Straight, No Chaser: There’s something fishy in the state of Denmark

Denmark increasingly seems like a country where nobody wielding political power at the highest level is actually held responsible for anything.

For instance, the ongoing saga of industrial-scale incompetence at SKAT resulted in the loss of billions of kroner in potential tax revenue. An enquiry is in progress to see if it was anyone’s fault.

Ministers take home top-bracket salaries and have extremely generous pension schemes compared to most voters. However, when the press ferret out a scandal, a blizzard of obfuscation, chronic amnesia and frenzied spin ensues. If all else fails, blame it on the civil service.

Some like it hot
Esben Lunde Larsen, the minister for the environment, food and fisheries, has been in hot water once again.

This time, it was about the way his ministry had been handling fishing quotas and how, despite the express wishes of MPs that these quotas should be spread more widely within the industry, the lion’s share remains in the hands of a few extremely large ‘quota barons’.

Jobs for the boys?
Coincidentally perhaps, a couple of these wealthy individuals also turned out to be contributors to PM Lars Løkke Rasmussen’s ‘Løkke Fond’, which was set up with the very worthy aim of helping teenage boys with learning difficulties get ahead.

Indeed, a picture of Løkke ‘hygging’ with shipowner and fishing skipper John-Anker Hametner Larsen at a fish supper in Thyborøn was obligingly printed in Ekstra Bladet. So far, Larsen has allegedly donated 809,000 kroner to the fund and, according to TV Midvest, bought up fishing quotas for 110 million kroner from 2015-2016.

There is no suggestion that anything illegal has taken place, but at the same time it doesn’t take too much of a stretch of the imagination to wonder what skipper Larsen gets out of this – besides the altruistic satisfaction of helping disadvantaged boys, of course.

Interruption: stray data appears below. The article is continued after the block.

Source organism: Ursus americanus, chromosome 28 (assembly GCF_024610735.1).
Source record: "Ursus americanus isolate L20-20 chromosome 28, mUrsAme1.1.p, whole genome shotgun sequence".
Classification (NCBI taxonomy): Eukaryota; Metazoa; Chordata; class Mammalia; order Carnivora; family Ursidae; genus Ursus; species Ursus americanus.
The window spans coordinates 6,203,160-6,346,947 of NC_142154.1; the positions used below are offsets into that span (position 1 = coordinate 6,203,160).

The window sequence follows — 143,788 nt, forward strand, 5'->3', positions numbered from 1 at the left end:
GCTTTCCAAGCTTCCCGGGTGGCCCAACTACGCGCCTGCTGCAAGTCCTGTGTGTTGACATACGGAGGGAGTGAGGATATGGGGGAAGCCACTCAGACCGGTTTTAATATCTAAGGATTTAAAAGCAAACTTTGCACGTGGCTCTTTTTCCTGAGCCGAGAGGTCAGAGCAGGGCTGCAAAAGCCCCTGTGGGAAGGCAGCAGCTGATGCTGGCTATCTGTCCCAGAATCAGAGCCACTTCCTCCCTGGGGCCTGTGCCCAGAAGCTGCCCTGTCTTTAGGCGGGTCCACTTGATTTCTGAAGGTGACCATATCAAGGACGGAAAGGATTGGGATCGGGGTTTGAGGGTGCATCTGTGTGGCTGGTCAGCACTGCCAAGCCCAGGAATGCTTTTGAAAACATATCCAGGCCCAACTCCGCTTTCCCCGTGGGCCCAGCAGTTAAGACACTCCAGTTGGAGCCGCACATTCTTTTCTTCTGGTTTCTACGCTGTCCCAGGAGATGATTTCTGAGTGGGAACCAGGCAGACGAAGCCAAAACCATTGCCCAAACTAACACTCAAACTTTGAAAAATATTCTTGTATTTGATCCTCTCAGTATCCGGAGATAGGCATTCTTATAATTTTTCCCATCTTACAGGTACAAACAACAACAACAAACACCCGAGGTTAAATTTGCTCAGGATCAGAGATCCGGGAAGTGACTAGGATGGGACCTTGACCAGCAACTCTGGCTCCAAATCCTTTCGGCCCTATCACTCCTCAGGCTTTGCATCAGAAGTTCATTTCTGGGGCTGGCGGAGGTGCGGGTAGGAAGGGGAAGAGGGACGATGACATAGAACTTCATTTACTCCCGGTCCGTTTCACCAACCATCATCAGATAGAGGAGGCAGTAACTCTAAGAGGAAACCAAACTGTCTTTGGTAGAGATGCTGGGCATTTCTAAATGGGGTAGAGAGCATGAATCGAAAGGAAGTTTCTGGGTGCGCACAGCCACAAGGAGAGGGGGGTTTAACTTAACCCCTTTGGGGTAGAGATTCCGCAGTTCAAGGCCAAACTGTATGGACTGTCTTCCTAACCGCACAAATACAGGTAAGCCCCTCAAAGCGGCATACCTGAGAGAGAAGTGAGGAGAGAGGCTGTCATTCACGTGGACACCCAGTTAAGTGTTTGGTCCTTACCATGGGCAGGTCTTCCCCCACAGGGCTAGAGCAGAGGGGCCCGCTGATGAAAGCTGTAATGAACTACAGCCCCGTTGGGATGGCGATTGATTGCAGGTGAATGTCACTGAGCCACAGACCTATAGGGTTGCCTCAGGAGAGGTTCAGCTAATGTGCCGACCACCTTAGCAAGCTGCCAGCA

A report from the independent auditors’ commission pulled no punches regarding what happened at the ministry. The police have become involved in the case and have been asked to investigate alleged instances of forged documents and companies set up to be run by ‘straw men’.

Message in a bottle
Admittedly, Lunde Larsen was not solely to blame, as the scandal went back a number of years and eight ministers were entangled in its net.

A damaging email surfaced, sent by a researcher to Socialdemokratiet minister Mette Gjerskov in 2012, warning of the danger of the fishing quotas ending up in the hands of very few. However, when pressed, the ex-minister said that “it had been answered administratively, so I probably never saw it.” The sound of Pilate-like hand-washing was almost deafening.

A fish out of water
In a bid to take the pressure off Lunde Larsen, the PM responded with a pre-emptive strike, removing fishing from the minister’s portfolio and handing it to the minister for equality and Nordic co-operation, Karen Ellemann.

So what in heaven’s name do fishing quotas have to do with equality, you may ask? There may be a peripheral Nordic connection, but this smacks of desperation.

Probably the worst that will happen is that one or more ministers or ex-ministers will end up with a ‘nose’ – that rather quaint Danish custom whereby a parliamentary telling-off is administered and the matter is closed. I’m sure Lunde Larsen is already quaking in his boots … safe in the knowledge that his pay and pension won’t suffer.